By Rayssa Almeida & Phil Pennington of RNZ
A woman whose son was killed by a driver on a restricted licence says adults must take the law more seriously to save young people from themselves.
Melissa* lost her son two decades ago.
A very experienced driver, he was going to visit his fiancé for dinner and was only a few metres from turning into her house.
"This young man came down a gravel road at an incredibly fast speed. And then he t-boned him and killed him", she said.
"The driver was young and inexperienced and having a passenger just made that much worse. Either they are not concentrating or they are playing to the gallery a wee bit," she said.
A Ministry of Transport study questions whether a stricter licensing system would protect young drivers better.
At the same time, the number of driver's licence offences police are recording has been plunging.
The number of infringements by teenagers on their learners or restricted licences has dropped by more than half since 2018, from 50,000 to 22,000.
RNZ is asking police to spell out how many offenders are being diverted and infringement notices waived.
Melissa was a high school teacher until recently and was aware that kids were piling into cars at the school gates each day with senior students driving who were not fully licensed.
"It's so much easier to take your friends with you. So it's never done with intent, with harm. But we are the adults, we are the ones that know what can happen, we are the ones that should be upholding the law and saving them from themselves", she said.
Overseas data shows a young driver having others in the car increases the risks of a crash from 100 to 400 per cent.
Ministry of Transport research shows drivers who have been caught in breach of their licence conditions have much more chance - of up to eight times - of having a crash.
They are four times more likely to have a crash resulting in death or serious injury.
Seventeen- and 18-year-olds on restricted licences are two to three times more likely to crash than fully licensed 16- to 27-year-olds.
More than a quarter of young drivers breach licence conditions, commonly carrying passengers when they shouldn't or driving after 10pm.
The ministry study concludes: "This raises questions about whether the changes to the ... graduated driver licensing system could better protect young drivers with restricted licences from crash risks."
It says the change could involve staying longer on a learner's licence or making it tougher to progress to a restricted.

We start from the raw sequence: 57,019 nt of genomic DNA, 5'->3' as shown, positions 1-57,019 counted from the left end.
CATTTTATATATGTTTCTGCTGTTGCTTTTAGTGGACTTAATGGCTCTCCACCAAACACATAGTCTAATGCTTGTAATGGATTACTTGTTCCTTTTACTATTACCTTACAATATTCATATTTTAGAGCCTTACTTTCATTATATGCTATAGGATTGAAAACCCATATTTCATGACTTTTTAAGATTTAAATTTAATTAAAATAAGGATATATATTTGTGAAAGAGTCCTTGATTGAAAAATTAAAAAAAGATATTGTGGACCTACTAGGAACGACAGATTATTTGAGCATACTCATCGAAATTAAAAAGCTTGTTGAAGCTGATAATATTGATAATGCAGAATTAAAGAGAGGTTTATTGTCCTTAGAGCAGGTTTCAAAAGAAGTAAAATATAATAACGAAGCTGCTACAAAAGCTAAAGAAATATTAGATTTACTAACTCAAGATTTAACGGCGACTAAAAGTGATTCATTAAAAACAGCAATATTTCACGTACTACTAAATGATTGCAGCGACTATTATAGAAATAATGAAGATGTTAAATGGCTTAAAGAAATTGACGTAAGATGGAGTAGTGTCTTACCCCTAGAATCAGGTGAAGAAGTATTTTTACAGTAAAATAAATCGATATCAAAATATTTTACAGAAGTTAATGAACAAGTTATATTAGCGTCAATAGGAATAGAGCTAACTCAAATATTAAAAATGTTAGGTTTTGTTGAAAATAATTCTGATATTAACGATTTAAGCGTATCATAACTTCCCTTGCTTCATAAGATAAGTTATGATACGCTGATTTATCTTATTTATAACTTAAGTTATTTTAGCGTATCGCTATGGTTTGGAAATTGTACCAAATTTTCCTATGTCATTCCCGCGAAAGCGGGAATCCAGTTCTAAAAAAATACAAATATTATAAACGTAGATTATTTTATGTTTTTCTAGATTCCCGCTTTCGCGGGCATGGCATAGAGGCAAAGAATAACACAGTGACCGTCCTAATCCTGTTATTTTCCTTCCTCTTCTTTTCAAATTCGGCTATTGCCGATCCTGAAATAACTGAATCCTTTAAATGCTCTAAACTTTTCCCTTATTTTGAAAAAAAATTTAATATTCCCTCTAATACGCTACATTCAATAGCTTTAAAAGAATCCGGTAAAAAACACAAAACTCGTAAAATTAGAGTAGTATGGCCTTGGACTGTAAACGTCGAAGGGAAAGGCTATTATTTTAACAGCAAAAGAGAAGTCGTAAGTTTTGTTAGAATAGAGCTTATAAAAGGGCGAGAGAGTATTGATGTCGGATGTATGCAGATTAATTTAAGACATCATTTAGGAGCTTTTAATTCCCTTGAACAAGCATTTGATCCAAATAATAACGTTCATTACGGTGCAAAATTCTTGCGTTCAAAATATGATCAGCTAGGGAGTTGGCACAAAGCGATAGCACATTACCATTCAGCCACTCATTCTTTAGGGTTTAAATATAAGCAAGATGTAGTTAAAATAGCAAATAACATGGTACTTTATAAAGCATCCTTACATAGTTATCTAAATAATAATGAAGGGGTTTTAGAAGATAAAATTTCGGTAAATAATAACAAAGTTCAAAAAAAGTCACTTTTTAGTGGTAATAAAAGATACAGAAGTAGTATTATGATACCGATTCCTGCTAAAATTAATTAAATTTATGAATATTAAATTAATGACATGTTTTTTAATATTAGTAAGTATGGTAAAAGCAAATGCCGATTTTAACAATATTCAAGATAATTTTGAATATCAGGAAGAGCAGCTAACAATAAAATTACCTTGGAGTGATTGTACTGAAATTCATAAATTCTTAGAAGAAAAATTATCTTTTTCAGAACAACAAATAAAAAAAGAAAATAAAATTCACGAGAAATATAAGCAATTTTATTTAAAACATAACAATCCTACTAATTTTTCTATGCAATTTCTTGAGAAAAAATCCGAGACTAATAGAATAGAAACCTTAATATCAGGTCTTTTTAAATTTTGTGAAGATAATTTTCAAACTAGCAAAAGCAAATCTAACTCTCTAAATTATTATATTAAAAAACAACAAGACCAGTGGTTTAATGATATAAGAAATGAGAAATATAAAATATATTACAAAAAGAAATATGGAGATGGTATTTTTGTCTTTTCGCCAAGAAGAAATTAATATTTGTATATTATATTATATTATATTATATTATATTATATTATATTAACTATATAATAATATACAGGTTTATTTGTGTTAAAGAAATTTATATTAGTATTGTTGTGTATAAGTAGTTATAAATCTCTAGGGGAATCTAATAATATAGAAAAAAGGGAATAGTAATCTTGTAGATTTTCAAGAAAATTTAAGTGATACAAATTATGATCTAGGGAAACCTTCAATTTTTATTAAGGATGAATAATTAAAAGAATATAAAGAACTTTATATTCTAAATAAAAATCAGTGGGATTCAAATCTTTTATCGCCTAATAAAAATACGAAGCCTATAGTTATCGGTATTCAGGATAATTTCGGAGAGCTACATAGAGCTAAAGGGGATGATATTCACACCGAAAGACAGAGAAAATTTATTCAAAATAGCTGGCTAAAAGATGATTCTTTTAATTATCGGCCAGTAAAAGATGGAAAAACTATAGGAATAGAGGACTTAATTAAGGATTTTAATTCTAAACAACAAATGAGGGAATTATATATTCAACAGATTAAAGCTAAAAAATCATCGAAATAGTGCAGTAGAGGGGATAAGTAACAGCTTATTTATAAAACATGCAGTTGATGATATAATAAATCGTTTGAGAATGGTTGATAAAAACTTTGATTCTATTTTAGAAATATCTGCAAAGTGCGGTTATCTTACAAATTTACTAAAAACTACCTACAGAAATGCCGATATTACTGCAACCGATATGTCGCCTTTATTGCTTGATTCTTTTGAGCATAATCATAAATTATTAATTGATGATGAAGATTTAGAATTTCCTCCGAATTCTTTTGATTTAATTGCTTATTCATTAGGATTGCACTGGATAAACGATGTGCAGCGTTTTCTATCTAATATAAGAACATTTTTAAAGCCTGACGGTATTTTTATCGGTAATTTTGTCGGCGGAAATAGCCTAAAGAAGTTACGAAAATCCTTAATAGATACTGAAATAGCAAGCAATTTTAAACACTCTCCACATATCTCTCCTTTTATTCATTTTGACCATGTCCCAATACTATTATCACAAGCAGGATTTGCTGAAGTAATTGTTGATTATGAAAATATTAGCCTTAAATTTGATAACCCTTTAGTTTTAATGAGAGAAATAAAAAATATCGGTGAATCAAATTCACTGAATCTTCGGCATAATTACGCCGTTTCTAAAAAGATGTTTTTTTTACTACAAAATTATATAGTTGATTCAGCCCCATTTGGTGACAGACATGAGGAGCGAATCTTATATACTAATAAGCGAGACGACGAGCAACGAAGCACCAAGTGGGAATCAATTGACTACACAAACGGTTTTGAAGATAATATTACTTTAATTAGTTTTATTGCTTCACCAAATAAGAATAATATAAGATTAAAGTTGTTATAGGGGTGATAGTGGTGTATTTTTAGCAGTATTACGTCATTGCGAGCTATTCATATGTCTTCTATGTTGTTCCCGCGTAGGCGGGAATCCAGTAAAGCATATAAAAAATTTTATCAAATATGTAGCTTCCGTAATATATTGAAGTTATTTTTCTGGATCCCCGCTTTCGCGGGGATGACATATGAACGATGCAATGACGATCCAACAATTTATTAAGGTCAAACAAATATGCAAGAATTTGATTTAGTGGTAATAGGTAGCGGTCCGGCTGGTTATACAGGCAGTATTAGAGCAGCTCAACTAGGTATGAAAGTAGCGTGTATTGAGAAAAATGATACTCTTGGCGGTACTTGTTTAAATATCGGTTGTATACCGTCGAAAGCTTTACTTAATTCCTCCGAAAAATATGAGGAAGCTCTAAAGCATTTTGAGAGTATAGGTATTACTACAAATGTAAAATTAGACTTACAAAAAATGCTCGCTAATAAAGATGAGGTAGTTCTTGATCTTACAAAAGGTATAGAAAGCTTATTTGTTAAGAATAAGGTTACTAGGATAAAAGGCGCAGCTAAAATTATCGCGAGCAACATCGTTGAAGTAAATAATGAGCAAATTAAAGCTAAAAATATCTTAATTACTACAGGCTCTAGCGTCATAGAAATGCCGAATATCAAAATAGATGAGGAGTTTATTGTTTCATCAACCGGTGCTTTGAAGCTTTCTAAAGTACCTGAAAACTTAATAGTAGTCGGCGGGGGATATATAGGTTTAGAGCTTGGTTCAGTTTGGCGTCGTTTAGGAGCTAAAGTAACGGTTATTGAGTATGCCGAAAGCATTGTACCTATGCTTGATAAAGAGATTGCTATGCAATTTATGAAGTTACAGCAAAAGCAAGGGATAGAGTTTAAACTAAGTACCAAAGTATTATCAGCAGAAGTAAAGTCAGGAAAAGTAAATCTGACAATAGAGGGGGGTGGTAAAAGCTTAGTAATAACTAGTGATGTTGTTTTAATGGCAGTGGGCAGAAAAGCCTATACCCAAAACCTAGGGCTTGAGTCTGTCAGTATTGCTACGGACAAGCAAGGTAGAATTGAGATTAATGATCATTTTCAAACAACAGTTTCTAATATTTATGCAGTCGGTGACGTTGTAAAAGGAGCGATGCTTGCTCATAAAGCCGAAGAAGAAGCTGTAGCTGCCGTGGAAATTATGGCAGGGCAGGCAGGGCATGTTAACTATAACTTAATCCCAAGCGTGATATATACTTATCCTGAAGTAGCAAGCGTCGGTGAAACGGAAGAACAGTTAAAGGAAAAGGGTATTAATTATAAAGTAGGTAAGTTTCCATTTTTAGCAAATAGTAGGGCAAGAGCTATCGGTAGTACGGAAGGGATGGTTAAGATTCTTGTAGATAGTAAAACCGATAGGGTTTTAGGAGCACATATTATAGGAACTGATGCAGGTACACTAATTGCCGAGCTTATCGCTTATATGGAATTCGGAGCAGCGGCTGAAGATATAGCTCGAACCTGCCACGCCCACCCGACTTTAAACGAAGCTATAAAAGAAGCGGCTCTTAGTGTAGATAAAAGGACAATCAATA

The Driving Change Network is a non-profit group of more than 200 stakeholders who support driver education, training, and licensing.
National coordinator Wendy Robertson said the process to obtain a full license was not easy for some people.
"Some people in our community just can not afford professional driving lessons, or they don't have an adult with a full license to help them develop those skills that they need to have to be safe drivers".
She said driving education should start early.
"It should start at a secondary school level, so young people are getting good road service education before they get into a situation where they are getting tickets or been in an accident:"
The Ministry of Transport research says restrictions on night-driving and carrying passengers at the restricted licence stage are generally effective at reducing crashes.
RNZ has contacted the police about the drop in the number of restricted license infringements.
Restricted licence conditions
• Between 5am and 10pm, you can drive on your own.
• Between 10pm and 5am, you can only drive if you have a supervisor in the front passenger seat
• If you're driving without a supervisor, you can only take a passenger if they are:
your spouse or partner (for example the person you live with as if you're married or in a civil union); a child who is financially dependent on you or your spouse (for example you're their parent or guardian) and who normally resides with you or your spouse
your parent or guardian; relatives that live with you and are on a social security benefit; or
someone you look after as their primary caregiver.
Be prepared to show evidence to a police officer if requested.
* Name changed to protect privacy.